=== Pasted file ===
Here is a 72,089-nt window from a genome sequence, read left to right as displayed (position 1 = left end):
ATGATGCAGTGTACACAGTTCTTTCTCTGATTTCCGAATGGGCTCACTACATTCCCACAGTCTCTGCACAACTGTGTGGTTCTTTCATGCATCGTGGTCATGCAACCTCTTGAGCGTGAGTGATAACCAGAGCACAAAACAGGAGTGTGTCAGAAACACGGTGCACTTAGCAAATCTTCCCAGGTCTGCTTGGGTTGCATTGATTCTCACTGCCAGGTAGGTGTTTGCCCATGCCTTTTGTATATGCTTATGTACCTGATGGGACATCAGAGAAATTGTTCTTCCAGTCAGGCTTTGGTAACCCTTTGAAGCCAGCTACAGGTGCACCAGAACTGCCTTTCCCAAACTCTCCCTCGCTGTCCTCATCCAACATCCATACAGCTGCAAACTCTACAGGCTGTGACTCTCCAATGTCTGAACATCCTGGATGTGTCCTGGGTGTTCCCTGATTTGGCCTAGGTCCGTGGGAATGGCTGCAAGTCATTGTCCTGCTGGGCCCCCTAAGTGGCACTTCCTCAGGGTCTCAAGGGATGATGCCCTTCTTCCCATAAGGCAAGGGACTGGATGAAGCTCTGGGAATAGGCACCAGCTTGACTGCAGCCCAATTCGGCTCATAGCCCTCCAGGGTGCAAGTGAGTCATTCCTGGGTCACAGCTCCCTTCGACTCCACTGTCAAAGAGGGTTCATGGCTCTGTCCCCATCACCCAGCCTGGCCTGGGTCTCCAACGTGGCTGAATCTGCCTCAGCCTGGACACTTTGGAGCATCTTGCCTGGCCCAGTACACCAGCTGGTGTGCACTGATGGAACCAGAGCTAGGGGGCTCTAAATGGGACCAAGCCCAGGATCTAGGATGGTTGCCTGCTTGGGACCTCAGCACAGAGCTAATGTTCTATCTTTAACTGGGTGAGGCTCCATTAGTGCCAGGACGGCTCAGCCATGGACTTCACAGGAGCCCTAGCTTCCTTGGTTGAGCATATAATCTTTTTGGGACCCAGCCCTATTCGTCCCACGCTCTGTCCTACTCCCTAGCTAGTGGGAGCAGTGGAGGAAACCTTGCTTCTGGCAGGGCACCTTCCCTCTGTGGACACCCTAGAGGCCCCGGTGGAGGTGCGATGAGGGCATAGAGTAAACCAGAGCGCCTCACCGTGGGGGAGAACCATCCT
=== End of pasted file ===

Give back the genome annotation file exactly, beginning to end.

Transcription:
Here is a 72,089-nt window from a genome sequence, read left to right as displayed (position 1 = left end):
ATGATGCAGTGTACACAGTTCTTTCTCTGATTTCCGAATGGGCTCACTACATTCCCACAGTCTCTGCACAACTGTGTGGTTCTTTCATGCATCGTGGTCATGCAACCTCTTGAGCGTGAGTGATAACCAGAGCACAAAACAGGAGTGTGTCAGAAACACGGTGCACTTAGCAAATCTTCCCAGGTCTGCTTGGGTTGCATTGATTCTCACTGCCAGGTAGGTGTTTGCCCATGCCTTTTGTATATGCTTATGTACCTGATGGGACATCAGAGAAATTGTTCTTCCAGTCAGGCTTTGGTAACCCTTTGAAGCCAGCTACAGGTGCACCAGAACTGCCTTTCCCAAACTCTCCCTCGCTGTCCTCATCCAACATCCATACAGCTGCAAACTCTACAGGCTGTGACTCTCCAATGTCTGAACATCCTGGATGTGTCCTGGGTGTTCCCTGATTTGGCCTAGGTCCGTGGGAATGGCTGCAAGTCATTGTCCTGCTGGGCCCCCTAAGTGGCACTTCCTCAGGGTCTCAAGGGATGATGCCCTTCTTCCCATAAGGCAAGGGACTGGATGAAGCTCTGGGAATAGGCACCAGCTTGACTGCAGCCCAATTCGGCTCATAGCCCTCCAGGGTGCAAGTGAGTCATTCCTGGGTCACAGCTCCCTTCGACTCCACTGTCAAAGAGGGTTCATGGCTCTGTCCCCATCACCCAGCCTGGCCTGGGTCTCCAACGTGGCTGAATCTGCCTCAGCCTGGACACTTTGGAGCATCTTGCCTGGCCCAGTACACCAGCTGGTGTGCACTGATGGAACCAGAGCTAGGGGGCTCTAAATGGGACCAAGCCCAGGATCTAGGATGGTTGCCTGCTTGGGACCTCAGCACAGAGCTAATGTTCTATCTTTAACTGGGTGAGGCTCCATTAGTGCCAGGACGGCTCAGCCATGGACTTCACAGGAGCCCTAGCTTCCTTGGTTGAGCATATAATCTTTTTGGGACCCAGCCCTATTCGTCCCACGCTCTGTCCTACTCCCTAGCTAGTGGGAGCAGTGGAGGAAACCTTGCTTCTGGCAGGGCACCTTCCCTCTGTGGACACCCTAGAGGCCCCGGTGGAGGTGCGATGAGGGCATAGAGTAAACCAGAGCGCCTCACCGTGGGGGAGAACCATCCT